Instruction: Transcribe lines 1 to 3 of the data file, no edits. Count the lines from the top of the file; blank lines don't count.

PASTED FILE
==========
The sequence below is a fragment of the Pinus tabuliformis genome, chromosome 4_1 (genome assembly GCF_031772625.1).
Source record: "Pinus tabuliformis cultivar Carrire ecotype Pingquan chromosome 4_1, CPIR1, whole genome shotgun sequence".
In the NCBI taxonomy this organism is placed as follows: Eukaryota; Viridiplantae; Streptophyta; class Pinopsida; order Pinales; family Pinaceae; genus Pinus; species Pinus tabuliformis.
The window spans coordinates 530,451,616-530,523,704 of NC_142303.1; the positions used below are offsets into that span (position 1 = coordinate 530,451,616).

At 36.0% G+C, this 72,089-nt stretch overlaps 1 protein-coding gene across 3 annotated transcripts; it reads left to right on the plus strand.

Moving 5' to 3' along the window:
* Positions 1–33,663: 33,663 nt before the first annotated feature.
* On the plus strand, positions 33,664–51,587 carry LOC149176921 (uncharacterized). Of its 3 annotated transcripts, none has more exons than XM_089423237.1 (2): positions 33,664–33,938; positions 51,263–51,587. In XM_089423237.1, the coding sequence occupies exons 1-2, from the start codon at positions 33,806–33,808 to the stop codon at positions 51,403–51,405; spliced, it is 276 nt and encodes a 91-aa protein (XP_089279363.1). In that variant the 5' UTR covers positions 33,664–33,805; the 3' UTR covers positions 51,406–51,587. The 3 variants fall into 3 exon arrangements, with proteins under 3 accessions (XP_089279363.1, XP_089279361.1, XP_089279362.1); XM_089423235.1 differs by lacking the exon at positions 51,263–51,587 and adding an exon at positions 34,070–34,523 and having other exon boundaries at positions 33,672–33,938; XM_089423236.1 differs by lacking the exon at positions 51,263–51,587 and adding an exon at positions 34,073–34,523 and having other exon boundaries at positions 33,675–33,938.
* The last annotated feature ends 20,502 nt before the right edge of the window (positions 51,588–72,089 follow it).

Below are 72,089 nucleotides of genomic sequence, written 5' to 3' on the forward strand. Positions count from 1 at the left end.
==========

The sequence below is a fragment of the Pinus tabuliformis genome, chromosome 4_1 (genome assembly GCF_031772625.1).
Source record: "Pinus tabuliformis cultivar Carrire ecotype Pingquan chromosome 4_1, CPIR1, whole genome shotgun sequence".
In the NCBI taxonomy this organism is placed as follows: Eukaryota; Viridiplantae; Streptophyta; class Pinopsida; order Pinales; family Pinaceae; genus Pinus; species Pinus tabuliformis.